We all know that artists are their own worst enemies and some of us are worse than most. For a lot of months now, I have lacked that excitement, that wow factor about something I had created. I’ve made a bunch of good stuff (some, very good) but nothing that has made me want to simply hold a finished piece. It almost didn’t happen tonight either.
I have been working on some drinking cups that will fit & function nicely in the SCA. Now that I think on it, my first SCA related project was a cup. A selection of folks were gathered around the Marchmount table & someone asked if I could make a wooden cup. I said, “I don’t know. Let’s find out” and proceeded out to the shop and a short while later returned with a goblet-like thing that now belongs to Lady Ailis.
Anyway, tonight I had a beautiful piece of freshly cut ash on the lathe. The grain was nicely figured and had great promise…until I started working it. The stuff Would. Not. Cut. Cleanly. I sharpened my gouges. No love there. I honed the cutting edge to a mirror polish & took the lightest cut I could. Figured ash doesn’t care. Figured ash does what it wants. I kept going, doing my best and resigning myself to a future filled with much sanding.
Working on the inside was even worse. I tried every hollowing tool in my arsenal to no avail. The torn out grain was so bad that in spots, I could see light coming through the walls. No happiness in Einar-Land could be found. Realising this cup was no longer going to work out the way I wanted, I grabbed a gouge & cut the top half of away.
Lo and behold, the wood cut cleanly. Like, so cleanly that surface shimmered in the light. At this point I could only assume that Loki was up to usual mischievous self, playing with my hands and mind.
Another pass with the gouge…brilliance.
I move to the bottom of the piece, searching for the perfect curve that had alluded me so often in the recent past. And to my utter amazement, there it was; a perfect, sensual, organic curve that pleases the eye and thrills to the hand. (looks over his shoulder, no sign of any of the Norse gods except Odin. I couldn’t tell if he was winking at me or dozing off). Well…damn.
I returned to the newly established upper portion of the piece, determined to continue that precious, delightful curve towards the top, gently travelling in towards the centre. Success.
Now I had to turn my attention back to the inside. It continued to scoff at my efforts to make it clean and fair. In desperation, I picked up my detail gouge to try and get a decent surface. It wasn’t perfect by any means but, it was easily sandable (I know, not a terribly period technique but back in the middle ages, turners didn’t use lathes with 2hp motors, electronic variable speed and 600lbs of Australian iron either).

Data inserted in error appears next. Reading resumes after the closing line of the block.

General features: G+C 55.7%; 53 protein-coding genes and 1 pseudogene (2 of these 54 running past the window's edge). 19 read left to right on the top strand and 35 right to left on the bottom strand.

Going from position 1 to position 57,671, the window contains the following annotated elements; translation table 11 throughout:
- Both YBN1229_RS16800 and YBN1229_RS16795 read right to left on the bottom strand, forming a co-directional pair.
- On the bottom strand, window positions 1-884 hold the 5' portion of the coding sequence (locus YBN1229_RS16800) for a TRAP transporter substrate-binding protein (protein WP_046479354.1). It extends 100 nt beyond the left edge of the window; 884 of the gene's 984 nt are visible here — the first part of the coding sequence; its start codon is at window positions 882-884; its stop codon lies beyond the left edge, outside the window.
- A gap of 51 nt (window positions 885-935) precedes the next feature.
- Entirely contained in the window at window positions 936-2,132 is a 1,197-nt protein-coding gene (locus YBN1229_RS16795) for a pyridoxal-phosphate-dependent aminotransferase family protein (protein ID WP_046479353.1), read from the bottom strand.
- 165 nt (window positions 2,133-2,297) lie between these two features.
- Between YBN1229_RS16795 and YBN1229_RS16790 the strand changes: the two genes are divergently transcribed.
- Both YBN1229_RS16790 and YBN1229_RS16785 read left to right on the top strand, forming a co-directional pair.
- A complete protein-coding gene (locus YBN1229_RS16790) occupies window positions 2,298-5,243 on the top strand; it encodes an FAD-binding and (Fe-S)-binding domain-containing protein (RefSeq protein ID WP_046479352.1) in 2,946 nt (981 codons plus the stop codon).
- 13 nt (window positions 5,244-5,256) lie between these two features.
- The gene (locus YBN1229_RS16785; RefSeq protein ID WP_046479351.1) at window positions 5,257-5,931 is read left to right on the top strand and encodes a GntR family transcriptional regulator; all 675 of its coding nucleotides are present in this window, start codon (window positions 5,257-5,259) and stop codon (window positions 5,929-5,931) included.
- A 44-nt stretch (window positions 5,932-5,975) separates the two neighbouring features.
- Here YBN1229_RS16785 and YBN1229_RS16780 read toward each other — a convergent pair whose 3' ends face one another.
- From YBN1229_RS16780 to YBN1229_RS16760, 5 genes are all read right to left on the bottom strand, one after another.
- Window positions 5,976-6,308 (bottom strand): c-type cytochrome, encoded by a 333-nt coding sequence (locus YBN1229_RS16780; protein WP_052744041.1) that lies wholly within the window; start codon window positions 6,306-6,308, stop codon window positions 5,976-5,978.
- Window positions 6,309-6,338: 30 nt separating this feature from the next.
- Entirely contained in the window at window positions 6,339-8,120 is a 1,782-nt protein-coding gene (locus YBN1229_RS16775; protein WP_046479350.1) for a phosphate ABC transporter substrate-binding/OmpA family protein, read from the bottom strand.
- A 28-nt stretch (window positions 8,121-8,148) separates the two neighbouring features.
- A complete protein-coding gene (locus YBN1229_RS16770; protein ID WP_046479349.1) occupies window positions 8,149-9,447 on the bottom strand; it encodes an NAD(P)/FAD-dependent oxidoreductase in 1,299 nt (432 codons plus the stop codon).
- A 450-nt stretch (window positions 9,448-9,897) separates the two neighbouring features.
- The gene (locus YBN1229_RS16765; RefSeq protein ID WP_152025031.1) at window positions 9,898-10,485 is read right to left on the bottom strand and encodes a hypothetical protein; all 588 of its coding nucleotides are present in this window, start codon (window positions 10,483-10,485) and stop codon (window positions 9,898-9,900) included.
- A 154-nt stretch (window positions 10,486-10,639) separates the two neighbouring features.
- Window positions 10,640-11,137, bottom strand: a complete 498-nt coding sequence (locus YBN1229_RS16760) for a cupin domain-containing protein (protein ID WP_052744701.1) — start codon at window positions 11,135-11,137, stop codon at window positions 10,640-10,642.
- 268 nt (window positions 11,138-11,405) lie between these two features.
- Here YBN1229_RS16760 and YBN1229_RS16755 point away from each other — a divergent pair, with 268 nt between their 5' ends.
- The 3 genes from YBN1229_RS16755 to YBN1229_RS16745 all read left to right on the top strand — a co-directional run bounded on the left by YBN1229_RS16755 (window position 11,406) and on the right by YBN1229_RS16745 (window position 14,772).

After I sanded the entire piece, including wet sanding with tung oil on the outside, I stepped back. I was happy.
Parting this cup off the lathe I was left holding it. I checked every surface under different kinds of light, looking for flaws, touching it, checking the curves and proportions. It was…perfect.
I wonder whether a little cup like this will have commercial appeal. It ought to hold about 250ml so it’s hardly big enough for a cider or even a coffee. Scotch perhaps? (I doubt that because scotch aficionados are rather particular about their drinking vessels). For now, it is going to rest with me so I can enjoy it. Maybe I will use it as a mead cup at Pennsic. I don’t think I will sell it because to out a price tag on it would…demean it somehow. Perhaps, I’ll leave it lying around somewhere on Runestone Hill with a note attached to it. I’ll ask the finder to care for this simple cup; to use as his/her own as it certainly now is and just ask that they pass it on to someone special.
This post is a little on the long side so, brace yourself. In fact, go make a sandwich or two and then come on back. I’ll wait for you…
All set now? Cool, let’s go….
Gulf Wars, a war with no enemies, was held from March 9th until March 16th this year in Lumberton, Mississippi. There was a strong contingent of Ealdormerians making the trek to support our friends, The Kingdom of Trimaris in the war effort. I decided to tag along for the first time.
Now before I go any further, I need to tell you good gentles, that I have lost the notes I made while on site. As such, I’ll probably miss a few things and may even mess up what happened on what day.
I was part of a two-vehicle caravan for the 18+ hour drive. In the lead was Master Dafydd ap Sion, THL Jocelyn Roget de Cranewell and THL Brendan Hunterson. (we lost one of our merry band before we left Toronto but that is not my tale to tell). I was in charge of bringing up the rear; no easy task with Mr. Sulu driving the lead car and Scotty pushing the engines to beyond maximum warp! Have you ever driven from Ontario to Mississippi? Spoiler alert, it’s a bloody long way! We did it over 2 days and it was largely uneventful. We did play “tourist” on day 2 by visiting a Frank Lloyd Wright home in Tennessee. The woodworker in me was intrigued by the designs and use of simple, understated woods.
We arrived on site an hour or so after troll opened. The folks running troll had obviously done this before because it was a smooth operation. There are a few cabins on site at Gulf Wars, reserved for Royalty and their entourage. I was part of the latter group so that’s where I was staying. Let me tell you, that’s a pretty sweet way to “camp” when you’re so far from home. Getting my cavern of a tent down there would have been impossible so I was grateful that Their Majesties Nigel and Adrielle took my sorry, puppy dog face in and off the streets.
A bunch of us went on a town run for dinner and supplies the 1st night. This included a trip to WalMart and let me tell you something…I completely understand why citizens randomly go off their nut and shoot people from time to time! That place is not fit for humans. Now I know, I am not known as being the most patient fellow in a lot of situations but this had me wishing I had my bow in hand.